Thursday, March 28, 2013

Weekend Preview: Boucle de l'Artois and Giro del Belvedere

You thought that Triptyque Monts et Châteaux was the only race this weekend? HA!

Les Boucle de l'Artois

Les Boucle de l'Artois is another split-day stage race that packs a whole lot of racing into a short time period. Taking place across the historic Artois region in northern France, the race has a long first day, nearly 180km, and then has a split 2nd day, with a mid-length 23km TT in the morning followed by a 132.5 km road stage in the afternoon. This race has been apart of the Coupe de France ranking the last two years but went to the UCI 2.2 ranking again for this year thus taking it off the CdF calendar, which accounts for the lack of French teams.

The region itself is interesting in that it didn't become officially French until the Thirty Years War after spending time as a part of Flanders, France, Burgundy and the Spanish Netherlands. The region was once a prosperous region for coal but that has nearly dried up thus leaving the region with a declined economy. In modern France, the historical Artois region lies within Pas-de-Calais.

Quick Hits

  • March 30-31st
  • Artois (Pas-de-Calais), France
  • 3 stages (2 road + TT)
  • 334 kilometers
  • Riders to watch: Frederik Ludvigsson (People4You-Unaas), Lasse Norman Hansen (Blue Water), Dieter Bouvry (Etixx-iHNed) Jasha Sütterlin (Thüringer Energie) Wouter Daniels (Lotto-Belisol U23) Gerry Druyts (EFC-OPQS) 
  • Startlist and Course Guide

Stage 1 Saint Pol to Hesdin (178km)

As it is northern France, there will be a lot of small roads and wind...and it is going to be cold. The stage itself has 6 mountain sprints but the last one if 40km from the finish line. This stage can go a few different ways; with the finishing circuits at the end, a breakaway could come back into the fold and lead into a bunch sprint or their gap could be significantly reduced. With the small teams, an elite breakaway could control the racing, even with the flat final 40km into and around Hesdin.

Stage 2 Croisilles to Arras (23.5km)

This time trial is pretty flat to rolling and will probably be the decider for the general classification.

Stage 3 Mont Saint Eloi Circuit (132.5km)

If there are any close gaps on GC still left, this final stage will obliterate them because of a difficult uphill finish. The stage is not entirely on the circuit and takes about 60 or so kilometers to get there but the real action will begin on the circuit as it will be raced over 6 times, which means the peloton, or what is left of it, will have to go over the climb, which hits grades of over 10%, six times. With the hilltop finish, the race will go from a select peloton to bits & pieces quite quickly.

I listed my U23 riders to watch up top already. Ludvigsson rode a stellar race in Normandie for an 18-year-old and this race should suit him quite well with the TT and some hills. Hansen and Sütterlin should be targeting the TT while Bouvry will fancy himself for the final stage. Other younger riders to watch include Giorgio Brambilla (Atlas Personal-Jakroo) and Dylan Kowalski (VC Rouen). It is hard to judge what kind of form some of these guys are on since many haven't had too many racing days.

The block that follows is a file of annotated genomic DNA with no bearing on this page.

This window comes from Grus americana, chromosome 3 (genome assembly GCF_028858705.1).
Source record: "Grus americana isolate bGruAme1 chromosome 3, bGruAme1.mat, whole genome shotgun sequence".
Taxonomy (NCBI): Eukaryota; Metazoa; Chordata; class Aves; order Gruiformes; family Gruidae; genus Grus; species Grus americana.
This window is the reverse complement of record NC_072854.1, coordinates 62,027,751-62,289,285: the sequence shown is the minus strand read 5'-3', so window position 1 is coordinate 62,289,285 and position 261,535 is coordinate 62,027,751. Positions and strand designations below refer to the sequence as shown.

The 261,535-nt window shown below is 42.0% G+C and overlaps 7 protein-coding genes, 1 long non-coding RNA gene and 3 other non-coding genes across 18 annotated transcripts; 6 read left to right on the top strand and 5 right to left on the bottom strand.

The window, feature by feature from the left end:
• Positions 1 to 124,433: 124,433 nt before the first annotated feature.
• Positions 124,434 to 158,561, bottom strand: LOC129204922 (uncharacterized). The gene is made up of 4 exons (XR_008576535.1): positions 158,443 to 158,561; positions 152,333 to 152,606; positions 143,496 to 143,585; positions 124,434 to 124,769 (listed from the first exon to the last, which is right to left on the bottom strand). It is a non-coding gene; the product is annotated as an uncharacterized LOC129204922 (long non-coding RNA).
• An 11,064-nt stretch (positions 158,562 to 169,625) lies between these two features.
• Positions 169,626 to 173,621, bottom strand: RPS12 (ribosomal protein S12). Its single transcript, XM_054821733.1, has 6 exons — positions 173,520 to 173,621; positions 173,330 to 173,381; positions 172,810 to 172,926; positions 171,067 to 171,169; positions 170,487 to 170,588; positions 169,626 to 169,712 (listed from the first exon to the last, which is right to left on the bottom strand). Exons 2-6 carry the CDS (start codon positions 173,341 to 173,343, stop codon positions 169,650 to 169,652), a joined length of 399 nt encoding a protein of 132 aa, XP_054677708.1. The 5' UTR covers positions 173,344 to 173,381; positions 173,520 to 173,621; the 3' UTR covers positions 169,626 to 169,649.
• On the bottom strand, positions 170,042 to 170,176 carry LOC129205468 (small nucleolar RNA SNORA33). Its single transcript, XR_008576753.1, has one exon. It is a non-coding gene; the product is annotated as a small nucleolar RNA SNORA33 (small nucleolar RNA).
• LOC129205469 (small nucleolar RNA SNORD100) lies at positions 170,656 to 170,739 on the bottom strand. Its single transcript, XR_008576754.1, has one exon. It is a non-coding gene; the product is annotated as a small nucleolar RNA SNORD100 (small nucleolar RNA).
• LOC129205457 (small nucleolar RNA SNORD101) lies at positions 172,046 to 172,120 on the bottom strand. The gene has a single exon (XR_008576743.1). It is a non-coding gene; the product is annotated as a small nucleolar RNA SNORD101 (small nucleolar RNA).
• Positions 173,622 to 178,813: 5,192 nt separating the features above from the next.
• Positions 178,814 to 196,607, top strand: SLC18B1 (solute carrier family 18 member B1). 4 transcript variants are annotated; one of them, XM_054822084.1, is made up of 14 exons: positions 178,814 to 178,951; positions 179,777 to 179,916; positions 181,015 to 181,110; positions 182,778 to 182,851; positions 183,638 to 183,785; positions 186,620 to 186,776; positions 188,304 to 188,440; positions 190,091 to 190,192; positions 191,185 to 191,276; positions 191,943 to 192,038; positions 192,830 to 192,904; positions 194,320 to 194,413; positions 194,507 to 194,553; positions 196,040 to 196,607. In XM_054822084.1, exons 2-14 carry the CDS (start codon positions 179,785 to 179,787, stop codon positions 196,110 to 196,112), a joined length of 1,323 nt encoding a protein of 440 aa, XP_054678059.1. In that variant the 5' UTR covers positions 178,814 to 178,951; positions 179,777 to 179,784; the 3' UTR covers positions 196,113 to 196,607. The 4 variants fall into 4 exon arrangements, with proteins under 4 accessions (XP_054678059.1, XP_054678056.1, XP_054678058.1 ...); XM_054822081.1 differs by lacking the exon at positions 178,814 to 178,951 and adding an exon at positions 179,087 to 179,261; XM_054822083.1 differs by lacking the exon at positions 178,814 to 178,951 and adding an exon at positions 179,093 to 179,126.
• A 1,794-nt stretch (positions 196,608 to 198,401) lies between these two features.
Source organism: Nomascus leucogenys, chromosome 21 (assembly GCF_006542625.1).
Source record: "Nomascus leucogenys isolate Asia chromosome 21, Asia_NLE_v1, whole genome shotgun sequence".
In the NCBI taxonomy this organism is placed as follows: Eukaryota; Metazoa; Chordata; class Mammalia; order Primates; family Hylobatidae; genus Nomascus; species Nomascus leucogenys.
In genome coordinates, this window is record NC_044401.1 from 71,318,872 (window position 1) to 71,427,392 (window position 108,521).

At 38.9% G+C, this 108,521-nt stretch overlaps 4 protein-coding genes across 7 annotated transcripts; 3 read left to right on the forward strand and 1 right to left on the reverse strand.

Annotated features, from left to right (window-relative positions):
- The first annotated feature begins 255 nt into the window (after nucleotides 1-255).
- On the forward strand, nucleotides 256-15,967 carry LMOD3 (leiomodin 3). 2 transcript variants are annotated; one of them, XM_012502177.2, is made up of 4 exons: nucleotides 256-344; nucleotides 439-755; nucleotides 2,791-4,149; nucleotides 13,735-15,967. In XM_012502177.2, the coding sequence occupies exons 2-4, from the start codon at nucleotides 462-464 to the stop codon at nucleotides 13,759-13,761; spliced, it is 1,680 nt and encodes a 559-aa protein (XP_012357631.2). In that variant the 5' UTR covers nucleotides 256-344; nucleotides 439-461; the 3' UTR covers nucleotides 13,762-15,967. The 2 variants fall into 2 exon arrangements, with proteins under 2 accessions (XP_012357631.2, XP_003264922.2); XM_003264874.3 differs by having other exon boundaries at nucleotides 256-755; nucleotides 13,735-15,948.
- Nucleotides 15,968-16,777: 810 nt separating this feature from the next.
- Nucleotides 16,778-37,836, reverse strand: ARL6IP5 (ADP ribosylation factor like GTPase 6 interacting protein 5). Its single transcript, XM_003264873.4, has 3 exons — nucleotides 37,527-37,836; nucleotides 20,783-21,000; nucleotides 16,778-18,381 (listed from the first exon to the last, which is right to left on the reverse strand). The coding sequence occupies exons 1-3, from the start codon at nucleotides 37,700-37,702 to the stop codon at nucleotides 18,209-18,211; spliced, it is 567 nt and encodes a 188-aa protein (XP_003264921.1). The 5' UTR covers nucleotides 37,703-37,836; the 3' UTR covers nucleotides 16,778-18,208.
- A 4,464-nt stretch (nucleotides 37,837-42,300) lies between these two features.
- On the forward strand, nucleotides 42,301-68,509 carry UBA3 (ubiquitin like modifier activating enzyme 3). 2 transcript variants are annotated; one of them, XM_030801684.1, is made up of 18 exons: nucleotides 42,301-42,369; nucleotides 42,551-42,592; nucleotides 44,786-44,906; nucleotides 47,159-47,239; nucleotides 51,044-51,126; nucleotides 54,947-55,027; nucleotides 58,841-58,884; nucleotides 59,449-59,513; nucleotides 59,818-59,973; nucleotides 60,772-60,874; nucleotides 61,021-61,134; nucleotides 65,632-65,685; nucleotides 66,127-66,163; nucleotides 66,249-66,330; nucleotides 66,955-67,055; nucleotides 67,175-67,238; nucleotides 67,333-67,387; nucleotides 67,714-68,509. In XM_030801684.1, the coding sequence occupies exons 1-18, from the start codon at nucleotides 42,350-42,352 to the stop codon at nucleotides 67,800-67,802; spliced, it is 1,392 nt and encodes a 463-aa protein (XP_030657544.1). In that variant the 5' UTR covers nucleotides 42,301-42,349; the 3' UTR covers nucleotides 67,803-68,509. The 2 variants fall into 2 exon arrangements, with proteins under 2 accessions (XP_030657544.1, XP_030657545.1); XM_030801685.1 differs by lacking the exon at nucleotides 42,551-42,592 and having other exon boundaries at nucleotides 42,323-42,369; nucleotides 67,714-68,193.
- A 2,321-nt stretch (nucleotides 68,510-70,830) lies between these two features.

Giro del Belvedere

  • April 1st (Easter Monday)
  • Villa di Villa, Province of Treviso, Italy
  • 154 kilometers UCI 1.2U
  • Former winners include Ivan Gotti, Gorazd Stangelj, Yarolsav Popovych & Sacha Modolo
  • Course Map w/ Profile

This race is one of the truly big spring races on the Italy U23 circuit and for good reason as it is both beautiful and difficult, which are both attributes to make a great Italian race. This race has been run continuously since 1959, though for some reason they insist on calling it the 75th edition because the first edition was technically a one-off event in 1923. In any case, this race features ten laps with a small GPM/KOM sprint followed by two bigger laps that include the difficult Montaner climb, which averages nearly 12% for a kilometer at its steepest. There will only be 10 kilometers left at the summit and only six km left once the riders finish the descent. The race the finishes on a slight uphill rise in Villa di Villa but if history is any lesson, there will not be many riders that will be contesting the victory. Historically, this race has finished with a solo victor or a small group, so there will be no big bunches sprinting for the win here.

There is going to be an awesome startlist to go along with this event...well there will be once the riders are announced. There is an incredible 34 teams listed by the organizers currently, which would mean that some teams will be coming with less than 6 riders to sneak in under the UCI limit of 200. All of the big amateur Italian teams are present including Trevigiani, Zalf-Euromobil, Colpack and Palazzago among others. There are a huge number of foreign teams present including national teams from Australia, Kazakhstan, Russia and Serbia; development teams such as BMC U23, Ag2r Chambery, Itera-Katusha U23 and continental teams such as Stölting, Radenska, Gourmetfein-Simplon, Lokosphinx among others. I do not know who exactly is going to be there but you can get on the likes of Jan Polanc (Radenska) Calvin Watson (Food Italia/Australia) Davide Villela (Colpack) last year's winner Daniele Dall'Oste (Trevigiani) Davide Martinelli (Food Italia) and more.

A couple more notes...
-The weather looks like there will be rain again but the temperature will at least be bearable this weekend compared to last weekend at the frigid Piccola Sanremo.
-There will also be delayed highlights from Italy's RAI 2 which will show the last hour of the race. If there are any available feeds, I will post them on twitter but if not, I will post the highlights on here.

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